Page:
“What’s in a name? that which we call a rose / By any other name would smell as sweet.”
Good old Bill Shakespeare asked a pretty good question a while ago: “What’s in a name?” I didn’t think about names much until I was faced with the daunting task of naming a child. As we considered what to name our first child, I finally realized that I myself was named after not just one, but both of my parents. I am slow on the uptake at times, but even I could tell that my dad (Bob) and I (Bobby) had the same first name. (By the way, you’re only allowed to call me Bobby if you knew me before high school. Or if you bribe me with chocolate). But I never did realize that my middle name (John) is the boy version of my mom’s name (Jane). I was nearly 30 when I finally realized that I bear the names of both of my parents, and somehow that was a big part in setting me free to be who I really am.
All of us bear multiple names. Not only our given names and family names, but also place names and work names. For some reason our society doesn’t put much stock in names, but I’m starting to realize there is wisdom and power in paying attention to my names. I’m realizing “Bob” doesn’t quite tell my whole story (not to mention the fact that it can mean a haircut, or fishing tackle, or a sponge with square pants). Like many of us, I’m an American, a Vermonter, and a Benningtonian. I’m proud to bear the names of the places I love. I’m also, to varying degrees, a New Jerseyite, Floridian, and Tennessean, and a wee bit of Mainer (I spent some time in Massachusetts too, but couldn’t quite take that name on myself. Sorry Mass friends. Go Pats!) I’m also a Husband, Father, Son, Brother, and Friend, and I’m glad my identity is wrapped up in my relationships. And I’ve been Barista, Editor, Computer Programmer, and now Pastor. These vocational names shape who I am and what I do, but they don’t quite put a name on my core identity. Throw in Musician, Animal-lover, and Photographer, and we’re getting closer to naming who I really am.
As a committed follower of Jesus, I bear the name of Christian. This is, in fact, my primary identity, and I am very glad for it. But here’s the thing that’s been bugging me lately: have you noticed that the name of “Christian” can mean many different things? Perhaps you’re familiar with some of these possible meanings of the name Christian: someone whose parents were Christian; someone who was once baptized, or confirmed, or married; someone who tries to live by the 10 Commandments and/or Golden Rule; someone who is an American; someone who is an adherent to a certain flavor of politics or philosophy. For whatever reason, the name Christian has become muddled and confused. So let’s borrow a quote from a favorite movie: “You keep using that word…I do not think it means what you think it means.”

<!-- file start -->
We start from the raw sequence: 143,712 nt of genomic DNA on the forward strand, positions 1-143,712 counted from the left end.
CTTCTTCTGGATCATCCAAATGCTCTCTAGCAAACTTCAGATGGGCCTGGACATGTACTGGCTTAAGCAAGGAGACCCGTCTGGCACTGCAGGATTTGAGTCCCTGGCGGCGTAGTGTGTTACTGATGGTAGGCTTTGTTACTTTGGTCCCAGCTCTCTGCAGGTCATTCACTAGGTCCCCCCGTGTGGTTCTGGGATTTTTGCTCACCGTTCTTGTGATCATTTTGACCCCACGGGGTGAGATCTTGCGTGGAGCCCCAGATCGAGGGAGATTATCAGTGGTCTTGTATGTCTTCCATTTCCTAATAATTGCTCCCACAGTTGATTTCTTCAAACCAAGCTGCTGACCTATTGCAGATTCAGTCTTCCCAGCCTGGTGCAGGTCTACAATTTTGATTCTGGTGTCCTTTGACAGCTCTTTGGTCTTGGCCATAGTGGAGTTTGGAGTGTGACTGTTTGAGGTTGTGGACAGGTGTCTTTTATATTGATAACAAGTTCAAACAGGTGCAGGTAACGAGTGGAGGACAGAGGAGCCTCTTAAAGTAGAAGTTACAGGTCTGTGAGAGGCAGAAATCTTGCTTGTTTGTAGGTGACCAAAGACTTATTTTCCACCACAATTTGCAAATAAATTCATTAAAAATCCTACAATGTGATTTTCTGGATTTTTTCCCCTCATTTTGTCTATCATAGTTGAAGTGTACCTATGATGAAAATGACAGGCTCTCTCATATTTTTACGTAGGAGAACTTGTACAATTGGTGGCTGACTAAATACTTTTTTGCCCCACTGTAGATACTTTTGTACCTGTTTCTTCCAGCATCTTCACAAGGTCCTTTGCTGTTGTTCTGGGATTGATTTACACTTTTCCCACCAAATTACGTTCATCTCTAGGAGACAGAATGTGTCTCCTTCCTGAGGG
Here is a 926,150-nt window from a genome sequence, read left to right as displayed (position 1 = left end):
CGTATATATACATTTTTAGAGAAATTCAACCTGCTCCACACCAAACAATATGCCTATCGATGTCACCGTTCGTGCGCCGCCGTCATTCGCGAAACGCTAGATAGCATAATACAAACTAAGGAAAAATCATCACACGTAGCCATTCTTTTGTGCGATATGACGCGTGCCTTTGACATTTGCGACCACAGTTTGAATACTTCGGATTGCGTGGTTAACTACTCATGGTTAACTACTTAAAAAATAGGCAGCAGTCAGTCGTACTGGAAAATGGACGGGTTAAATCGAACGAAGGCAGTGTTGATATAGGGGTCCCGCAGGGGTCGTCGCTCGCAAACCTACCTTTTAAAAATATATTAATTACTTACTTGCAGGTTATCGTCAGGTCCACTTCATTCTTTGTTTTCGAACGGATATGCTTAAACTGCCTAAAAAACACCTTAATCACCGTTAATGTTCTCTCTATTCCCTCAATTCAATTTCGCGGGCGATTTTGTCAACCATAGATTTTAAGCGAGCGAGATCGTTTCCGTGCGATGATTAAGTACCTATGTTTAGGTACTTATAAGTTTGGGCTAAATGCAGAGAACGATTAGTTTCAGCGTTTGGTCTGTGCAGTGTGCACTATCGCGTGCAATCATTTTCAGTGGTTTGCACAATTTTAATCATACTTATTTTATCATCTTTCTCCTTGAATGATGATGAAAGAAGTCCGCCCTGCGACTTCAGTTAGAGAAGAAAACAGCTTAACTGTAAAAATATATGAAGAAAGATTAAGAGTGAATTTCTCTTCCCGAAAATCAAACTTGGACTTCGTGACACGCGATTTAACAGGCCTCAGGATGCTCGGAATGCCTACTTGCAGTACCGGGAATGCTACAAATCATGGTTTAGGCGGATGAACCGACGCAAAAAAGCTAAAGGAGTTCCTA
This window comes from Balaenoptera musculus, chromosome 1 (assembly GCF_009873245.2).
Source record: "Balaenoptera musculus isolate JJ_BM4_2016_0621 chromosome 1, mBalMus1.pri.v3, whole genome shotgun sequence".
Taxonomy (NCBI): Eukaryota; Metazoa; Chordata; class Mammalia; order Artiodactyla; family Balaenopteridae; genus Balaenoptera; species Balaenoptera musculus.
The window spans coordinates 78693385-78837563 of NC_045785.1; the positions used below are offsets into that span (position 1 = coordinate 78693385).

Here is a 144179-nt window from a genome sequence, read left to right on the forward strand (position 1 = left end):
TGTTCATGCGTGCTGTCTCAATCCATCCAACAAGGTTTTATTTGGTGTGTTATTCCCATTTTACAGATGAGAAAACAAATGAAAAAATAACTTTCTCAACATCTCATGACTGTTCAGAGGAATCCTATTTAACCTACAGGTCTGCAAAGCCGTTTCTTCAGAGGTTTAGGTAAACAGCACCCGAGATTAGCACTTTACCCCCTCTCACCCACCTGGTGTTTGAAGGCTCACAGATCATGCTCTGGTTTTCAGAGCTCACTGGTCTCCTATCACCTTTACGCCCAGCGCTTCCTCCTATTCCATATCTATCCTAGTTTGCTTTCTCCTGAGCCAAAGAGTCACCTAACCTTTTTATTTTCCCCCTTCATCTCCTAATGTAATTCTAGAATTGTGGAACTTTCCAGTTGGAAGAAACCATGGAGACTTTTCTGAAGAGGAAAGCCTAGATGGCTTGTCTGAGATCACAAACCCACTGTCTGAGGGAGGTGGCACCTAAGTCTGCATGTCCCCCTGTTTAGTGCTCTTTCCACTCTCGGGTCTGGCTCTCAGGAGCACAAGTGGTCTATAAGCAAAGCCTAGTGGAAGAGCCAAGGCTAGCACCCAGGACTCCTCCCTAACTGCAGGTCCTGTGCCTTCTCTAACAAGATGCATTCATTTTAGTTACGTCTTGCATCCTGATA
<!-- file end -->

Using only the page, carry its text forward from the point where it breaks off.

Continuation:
It may be too late, but I’d like to go back the beginning of the name “Christian,” and reclaim what it really means. It originally meant “belonging to Christ” or, if you don’t mind, someone on Team Jesus. So I’m not a Christian because my parents are. I’m not a Christian because I was baptized when I was a baby. I’m not a Christian because I went to a Christian school. I’m not a Christian because I try to be a good person. I’m not a Christian because I’m an American. I’m not a Christian because I go to church. Every last one of these things happens to be true, but none of them is what makes me a Christian.
What makes me, and perhaps you, a Christian is far less complicated than all that. I’m a Christian simply because I belong to Jesus Christ. Not because I don’t kick the dog or cuss (much), but rather because he has graciously forgiven me and given me a new start. Not because I try to do good, but rather because Jesus is making me good by his love and grace. Not because I’ve done or said certain religious things, but rather because Jesus has given me a relationship with himself. Not because the country I live in, but rather because God has welcomed me into his heavenly kingdom. Not because the family I come from, but rather because Jesus has adopted me into his eternal family. Not because I’m doing my best to live a good life, but because God has raised me from spiritual death into new life.
Christians are named Christians because we belong to Jesus, and so we follow him. Not perfectly of course, and too often not even very well. But we continue onward and upward, because he gives us the faith to respond to him when he says, “Repent, believe in the gospel, and follow me.” (see Mark 1:14-18) We are named after the one who loves us best and names us his Beloved.
So, again, what’s in a name? Everything. What’s in your name?
Bob Wiegers was named Pastor of the First Baptist Church of Bennington VT a couple years ago, and continues to strive to live into that name.